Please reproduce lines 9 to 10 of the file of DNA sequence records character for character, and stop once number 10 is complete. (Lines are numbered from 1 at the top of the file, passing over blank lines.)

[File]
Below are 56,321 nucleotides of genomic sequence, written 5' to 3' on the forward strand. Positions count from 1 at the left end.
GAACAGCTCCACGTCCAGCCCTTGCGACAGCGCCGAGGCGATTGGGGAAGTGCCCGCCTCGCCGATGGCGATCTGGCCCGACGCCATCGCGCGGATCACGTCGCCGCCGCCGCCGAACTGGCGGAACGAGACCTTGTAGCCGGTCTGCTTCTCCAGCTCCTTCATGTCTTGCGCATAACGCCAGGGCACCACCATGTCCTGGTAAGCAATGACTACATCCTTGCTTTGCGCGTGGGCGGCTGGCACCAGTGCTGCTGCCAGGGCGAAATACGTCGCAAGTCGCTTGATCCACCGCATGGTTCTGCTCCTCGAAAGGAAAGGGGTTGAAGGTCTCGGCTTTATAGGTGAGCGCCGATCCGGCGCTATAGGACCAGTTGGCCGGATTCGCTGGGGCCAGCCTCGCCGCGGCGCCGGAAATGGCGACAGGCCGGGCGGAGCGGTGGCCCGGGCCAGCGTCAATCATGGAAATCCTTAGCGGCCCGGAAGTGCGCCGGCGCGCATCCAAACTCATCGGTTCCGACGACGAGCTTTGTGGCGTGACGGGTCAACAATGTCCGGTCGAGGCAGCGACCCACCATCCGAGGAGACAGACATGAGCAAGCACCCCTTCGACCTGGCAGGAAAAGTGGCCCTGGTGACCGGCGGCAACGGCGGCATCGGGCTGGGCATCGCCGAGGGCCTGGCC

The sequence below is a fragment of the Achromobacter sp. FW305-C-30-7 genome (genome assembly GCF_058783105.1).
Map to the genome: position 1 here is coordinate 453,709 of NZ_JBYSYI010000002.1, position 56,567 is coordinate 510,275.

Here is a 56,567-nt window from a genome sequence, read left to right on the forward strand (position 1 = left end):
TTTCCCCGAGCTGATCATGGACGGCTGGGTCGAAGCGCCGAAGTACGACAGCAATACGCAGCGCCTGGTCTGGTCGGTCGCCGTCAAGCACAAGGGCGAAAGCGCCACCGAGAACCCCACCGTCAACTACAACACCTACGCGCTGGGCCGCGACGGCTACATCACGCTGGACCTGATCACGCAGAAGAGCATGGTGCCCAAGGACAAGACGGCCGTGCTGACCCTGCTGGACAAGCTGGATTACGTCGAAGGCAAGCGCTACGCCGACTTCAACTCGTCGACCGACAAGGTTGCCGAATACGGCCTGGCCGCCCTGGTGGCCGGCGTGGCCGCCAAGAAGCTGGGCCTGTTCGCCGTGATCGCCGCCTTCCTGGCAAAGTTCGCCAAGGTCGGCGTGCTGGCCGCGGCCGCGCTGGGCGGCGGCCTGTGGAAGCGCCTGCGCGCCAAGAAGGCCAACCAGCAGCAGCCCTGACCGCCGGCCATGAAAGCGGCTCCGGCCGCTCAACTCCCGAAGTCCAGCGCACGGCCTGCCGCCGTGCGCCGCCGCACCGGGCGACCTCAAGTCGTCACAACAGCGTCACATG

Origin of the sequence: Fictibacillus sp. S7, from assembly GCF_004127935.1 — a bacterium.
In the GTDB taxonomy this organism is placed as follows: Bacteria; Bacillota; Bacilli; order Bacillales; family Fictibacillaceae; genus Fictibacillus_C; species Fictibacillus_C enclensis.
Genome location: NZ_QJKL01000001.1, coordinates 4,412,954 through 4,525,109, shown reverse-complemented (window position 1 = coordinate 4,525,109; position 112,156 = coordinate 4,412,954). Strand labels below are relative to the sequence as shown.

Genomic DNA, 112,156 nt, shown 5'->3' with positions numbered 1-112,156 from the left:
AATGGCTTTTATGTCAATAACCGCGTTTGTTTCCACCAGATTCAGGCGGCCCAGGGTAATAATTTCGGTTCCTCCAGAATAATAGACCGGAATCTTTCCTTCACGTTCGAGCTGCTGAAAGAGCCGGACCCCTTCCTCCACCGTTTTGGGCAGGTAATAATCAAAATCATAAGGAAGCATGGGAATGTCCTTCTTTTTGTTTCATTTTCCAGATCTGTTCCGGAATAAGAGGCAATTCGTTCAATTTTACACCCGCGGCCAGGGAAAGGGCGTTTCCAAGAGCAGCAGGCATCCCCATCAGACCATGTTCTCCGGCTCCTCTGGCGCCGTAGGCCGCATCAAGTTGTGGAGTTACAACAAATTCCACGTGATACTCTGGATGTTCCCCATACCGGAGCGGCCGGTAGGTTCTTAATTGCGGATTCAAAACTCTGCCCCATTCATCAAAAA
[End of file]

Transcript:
Genome location: NZ_QJKL01000001.1, coordinates 4,412,954 through 4,525,109, shown reverse-complemented (window position 1 = coordinate 4,525,109; position 112,156 = coordinate 4,412,954). Strand labels below are relative to the sequence as shown.

Genomic DNA, 112,156 nt, shown 5'->3' with positions numbered 1-112,156 from the left: